Project

Conserving Marine Life in the United States

From mangroves and salt marshes to underwater coral reefs and seagrass meadows, nearshore habitats host abundant marine life and support the economic vitality of coastal communities across the United States.

An estimated 95 percent of all commercially important fish species use these areas for spawning, as nurseries, and for shelter and food. Humans also benefit from these habitats, which filter pollutants, stabilize shorelines, reduce erosion, buffer coastlines against sea level rise and flooding, support jobs, and provide recreational opportunities from bird-watching and snorkeling to kayaking and fishing.

Yet these valuable assets face significant threats from pollution, more frequent and severe storms, rising seas, and growing commercial and recreational activity tied to the increasing number of people living near the coasts.

The Pew Charitable Trusts and its partners work to protect valuable coastal waters and habitats by identifying and advancing science-based conservation measures that will ensure all people can enjoy and benefit from nearshore resources now and into the future. Pew also works to strengthen U.S. fisheries management through policies that recognize the interconnected nature of marine life.

Guana Tolomato Matanzas NERR
Guana Tolomato Matanzas NERR
Article

National Estuary System Helps Power Local Economies

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Article

A recently published study, commissioned by the National Oceanic and Atmospheric Administration (NOAA) and The Pew Charitable Trusts, offers a glimpse into the significant contributions that the National Estuarine Research Reserve System (NERRS) makes to local economies.

Black and White Warbler
Black and White Warbler
Article

Connecticut Closer to a National Estuarine Research Reserve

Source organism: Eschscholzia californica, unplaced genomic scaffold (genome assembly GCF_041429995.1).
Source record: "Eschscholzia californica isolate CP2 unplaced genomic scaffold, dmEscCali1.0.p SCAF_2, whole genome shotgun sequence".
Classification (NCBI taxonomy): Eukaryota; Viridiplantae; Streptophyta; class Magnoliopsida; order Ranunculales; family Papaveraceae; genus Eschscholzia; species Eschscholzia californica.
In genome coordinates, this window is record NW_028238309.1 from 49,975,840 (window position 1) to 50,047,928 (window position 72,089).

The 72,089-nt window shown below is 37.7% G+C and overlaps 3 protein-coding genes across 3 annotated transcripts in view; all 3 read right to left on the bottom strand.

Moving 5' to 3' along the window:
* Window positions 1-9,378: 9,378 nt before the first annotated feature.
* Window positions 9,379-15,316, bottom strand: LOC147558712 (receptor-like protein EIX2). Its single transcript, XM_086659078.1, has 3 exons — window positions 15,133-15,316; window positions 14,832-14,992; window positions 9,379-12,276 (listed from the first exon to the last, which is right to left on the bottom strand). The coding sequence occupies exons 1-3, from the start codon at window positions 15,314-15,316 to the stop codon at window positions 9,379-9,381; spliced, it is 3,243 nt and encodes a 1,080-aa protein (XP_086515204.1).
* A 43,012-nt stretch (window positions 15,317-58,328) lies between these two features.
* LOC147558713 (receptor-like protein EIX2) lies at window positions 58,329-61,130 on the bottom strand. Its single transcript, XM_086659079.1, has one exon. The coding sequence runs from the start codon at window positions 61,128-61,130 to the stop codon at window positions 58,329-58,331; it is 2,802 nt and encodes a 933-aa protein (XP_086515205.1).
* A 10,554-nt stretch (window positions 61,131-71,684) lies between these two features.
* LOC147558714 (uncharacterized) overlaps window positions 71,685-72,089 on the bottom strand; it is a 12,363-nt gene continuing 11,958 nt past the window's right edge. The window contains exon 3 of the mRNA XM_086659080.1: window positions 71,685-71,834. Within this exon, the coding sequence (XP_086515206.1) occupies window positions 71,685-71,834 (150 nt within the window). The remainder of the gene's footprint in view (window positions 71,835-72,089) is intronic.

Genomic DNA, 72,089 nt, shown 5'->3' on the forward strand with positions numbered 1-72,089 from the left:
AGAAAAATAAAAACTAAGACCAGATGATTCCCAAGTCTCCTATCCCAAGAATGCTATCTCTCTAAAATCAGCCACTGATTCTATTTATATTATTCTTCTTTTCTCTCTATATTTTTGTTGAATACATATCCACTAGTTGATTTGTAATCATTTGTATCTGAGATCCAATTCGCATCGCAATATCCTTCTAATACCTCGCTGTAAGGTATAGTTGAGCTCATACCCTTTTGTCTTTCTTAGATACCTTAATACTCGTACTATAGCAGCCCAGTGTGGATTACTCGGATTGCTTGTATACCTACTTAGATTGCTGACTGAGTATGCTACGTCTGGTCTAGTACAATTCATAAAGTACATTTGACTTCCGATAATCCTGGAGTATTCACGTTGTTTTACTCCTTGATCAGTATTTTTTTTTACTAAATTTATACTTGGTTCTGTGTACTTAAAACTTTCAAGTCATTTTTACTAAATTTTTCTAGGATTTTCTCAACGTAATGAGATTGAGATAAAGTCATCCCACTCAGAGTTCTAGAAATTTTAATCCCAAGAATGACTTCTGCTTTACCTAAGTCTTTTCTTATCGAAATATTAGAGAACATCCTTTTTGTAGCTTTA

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Article

After securing preliminary site approval for a National Estuarine Research Reserve last fall, Connecticut officials and partners have begun the extensive process of creating environmental documents that would govern how the site would be managed.

Steve Crooks holding equipment in water in Khor Kalba
Steve Crooks holding equipment in water in Khor Kalba
Article

'Blue Carbon' Can Boost Global Climate Change Reduction

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Article

With national and international momentum building for protecting and enhancing coastal habitats to help combat climate change, countries around the world—and U.S. states—are exploring ways to expand and account for “blue carbon,” that is, atmospheric carbon that’s captured in the world’s coastal ecosystems.

Currituck Sound
Currituck Sound
Article

11 Facts About Salt Marshes

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Their grassy and sinuous channels fill and drain with saltwater as the tides ebb and flow, providing food, shelter, and nursery grounds for birds, fish, and other wildlife, ranging from dolphins and otters to snails and turtles.

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